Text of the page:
Lessons of the Spanish-American War, the first US "humanitarian" intervention
17 May 1999
For weeks American high tech weaponry has been devastating Yugoslavia. Electrical plants, water treatment facilities, oil refineries, bridges, factories--the entire infrastructure needed to sustain modern life--are being reduced to rubble. Countless civilians have been killed due to "collateral" damage.
This one-sided slaughter, we are told, is all being carried out in the name of the purest "humanitarian" ideals. US President Bill Clinton, Prime Minister Tony Blair of Britain, Chancellor Gerhard Schroeder of Germany and others assure the public that NATO is acting from the unselfish desire to help the beleaguered Kosovar Albanians. The US and European media numbs the public with pictures of harried refugees and tales of alleged Serbian atrocities.
In attempting to build support for the war the US government and its partners count on a lack of a historical perspective on the part of the public. A basic knowledge of history is vital if one is to untangle fact and fiction in the welter of one-sided and deliberately misleading reports coming out of Washington.
Undoubtedly real and serious atrocities have been carried out by the Serbian forces, just as all sides, including the Kosovo Liberation Army, have targeted civilian populations in the terrible ethnic-based conflict that has engulfed the region since the break-up of Yugoslavia. The United States and the Western European powers bear a large share of the responsibility for setting in motion the tragic chain of events in the region. However, while hundreds of thousands of Bosnian Muslim, Croat, Albanian and Serb workers have died in the fighting, the Western powers have profited. Bosnia is now a virtual protectorate of the West, and the US and NATO stand ready to occupy mineral-rich Kosovo.The centenary of American imperialism
In promoting their "humanitarian" war against Yugoslavia, the big business politicians and their allies in the media and academia simply parrot the empty claims made time and again to justify imperialist aggression. It is ironic that the latest outburst of militarism by the United States comes on the 100th anniversary of her emergence as a colonial power, with the annexation of the Philippines in February 1899, following the Spanish-American War.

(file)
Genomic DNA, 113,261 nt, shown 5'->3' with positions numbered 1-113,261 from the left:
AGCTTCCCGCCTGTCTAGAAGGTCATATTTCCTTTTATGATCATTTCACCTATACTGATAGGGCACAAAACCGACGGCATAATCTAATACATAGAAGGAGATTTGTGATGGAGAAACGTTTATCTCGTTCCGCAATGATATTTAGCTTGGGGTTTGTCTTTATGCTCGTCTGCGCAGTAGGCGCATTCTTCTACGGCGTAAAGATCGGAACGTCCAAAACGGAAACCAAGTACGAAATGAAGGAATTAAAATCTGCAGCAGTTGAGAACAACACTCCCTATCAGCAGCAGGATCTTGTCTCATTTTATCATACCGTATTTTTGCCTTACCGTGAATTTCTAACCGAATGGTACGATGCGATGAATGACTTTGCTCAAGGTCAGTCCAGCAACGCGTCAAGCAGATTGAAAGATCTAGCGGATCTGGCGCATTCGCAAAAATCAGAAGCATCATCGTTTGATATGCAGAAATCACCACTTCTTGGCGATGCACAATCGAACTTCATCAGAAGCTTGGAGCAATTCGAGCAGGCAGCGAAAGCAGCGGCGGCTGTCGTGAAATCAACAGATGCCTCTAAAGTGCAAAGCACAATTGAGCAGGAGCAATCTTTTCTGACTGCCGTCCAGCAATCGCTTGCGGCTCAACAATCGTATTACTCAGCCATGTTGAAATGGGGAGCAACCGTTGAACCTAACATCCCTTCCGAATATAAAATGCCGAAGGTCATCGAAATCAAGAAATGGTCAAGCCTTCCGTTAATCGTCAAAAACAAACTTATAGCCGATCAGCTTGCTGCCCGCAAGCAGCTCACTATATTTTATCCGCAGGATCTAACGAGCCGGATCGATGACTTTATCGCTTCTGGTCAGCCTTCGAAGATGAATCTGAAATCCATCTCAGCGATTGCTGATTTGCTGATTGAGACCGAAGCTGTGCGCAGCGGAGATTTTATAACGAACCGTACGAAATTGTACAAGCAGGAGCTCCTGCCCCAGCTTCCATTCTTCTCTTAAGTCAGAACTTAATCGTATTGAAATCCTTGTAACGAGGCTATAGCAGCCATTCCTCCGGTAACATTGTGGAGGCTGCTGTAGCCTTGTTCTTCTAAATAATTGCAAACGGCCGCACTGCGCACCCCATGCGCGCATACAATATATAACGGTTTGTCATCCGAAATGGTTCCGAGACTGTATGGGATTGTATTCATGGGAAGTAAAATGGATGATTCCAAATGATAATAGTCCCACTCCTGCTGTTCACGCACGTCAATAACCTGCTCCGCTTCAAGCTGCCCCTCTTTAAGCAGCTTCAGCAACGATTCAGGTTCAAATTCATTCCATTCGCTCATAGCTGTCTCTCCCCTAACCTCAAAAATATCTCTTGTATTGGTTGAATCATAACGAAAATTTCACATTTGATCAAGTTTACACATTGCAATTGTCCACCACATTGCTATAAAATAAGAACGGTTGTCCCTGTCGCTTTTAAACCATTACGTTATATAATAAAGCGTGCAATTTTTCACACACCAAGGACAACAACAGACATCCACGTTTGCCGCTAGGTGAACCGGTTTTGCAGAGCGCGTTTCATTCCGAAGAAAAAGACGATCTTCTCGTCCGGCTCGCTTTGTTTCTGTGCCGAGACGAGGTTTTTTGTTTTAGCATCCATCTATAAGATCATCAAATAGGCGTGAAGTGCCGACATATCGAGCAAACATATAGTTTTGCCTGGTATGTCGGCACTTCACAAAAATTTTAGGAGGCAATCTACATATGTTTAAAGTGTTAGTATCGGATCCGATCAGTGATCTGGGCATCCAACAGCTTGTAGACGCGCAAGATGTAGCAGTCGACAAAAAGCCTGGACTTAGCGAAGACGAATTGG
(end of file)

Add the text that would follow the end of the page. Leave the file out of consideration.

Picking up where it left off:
The Spanish-American War of 1898 was presented at the time as the most altruistic and moral of wars, an intervention waged on behalf of the people of Cuba to liberate the island from colonial oppression. The demand for war, it was claimed, emanated from the people, who pushed a reluctant President McKinley into dispatching troops to Cuba and the Philippines.
It soon became evident, however, that the US intended to take advantage of Spain's troubles in order to acquire a colonial empire for itself. The real face of American altruism was exposed by the bloody war it waged against the Philippine people. US "philanthropy" toward the Filipinos inspired that great believer in the equality of peoples, Rudyard Kipling, who penned his infamous poem The White Man's Burden in honor of the Philippine annexation.
One of the most notorious promoters of war hysteria against Spain was publisher William Randolph Hearst. Reviewing the role of the media in building public support for the war against Yugoslavia one wonders if the New York Times and CNN have not called up Hearst's ghost. Certainly the term "yellow press," coined to describe the manipulative and sensationalist style of Hearst's New York Journal and Joseph Pulitzer's New York World, could apply to most of today's media.
As one biographer of Hearst noted ironically about his paper's coverage of the Cuban conflict, "The majority of the public found it more exciting to read about the murder of Cuban babies and the rape of Cuban women by the Spaniards than to read conscientious accounts of complicated political problems and injustices on both sides. The hero/villain concept of the war was simple, easy to grasp and satisfying." 
Take this piece from the Hearst press describing the leader of the Spanish forces in Cuba: "Weyler the brute, the devastator of haciendas, the destroyer of families, and outrager of women... Pitiless, cold, an exterminator of men... There is nothing to prevent his carnal, animal brain from running riot with itself in inventing tortures and infamies of bloody debauchery." 
The attempt by the yellow press to demonize Spain recalls the media campaign against Serbia, where wild and baseless rumors are routinely presented as fact. For example: "Under the heading 'FEEDING PRISONERS TO THE SHARKS' the Journal told how the Spaniards drowned their prisoners at night. The Journal constantly denounced the Spaniards for attacking hospitals, outraging women, poisoning wells, imprisoning nuns, and 'roasting twenty-five Catholic priests alive.'" Atrocities against women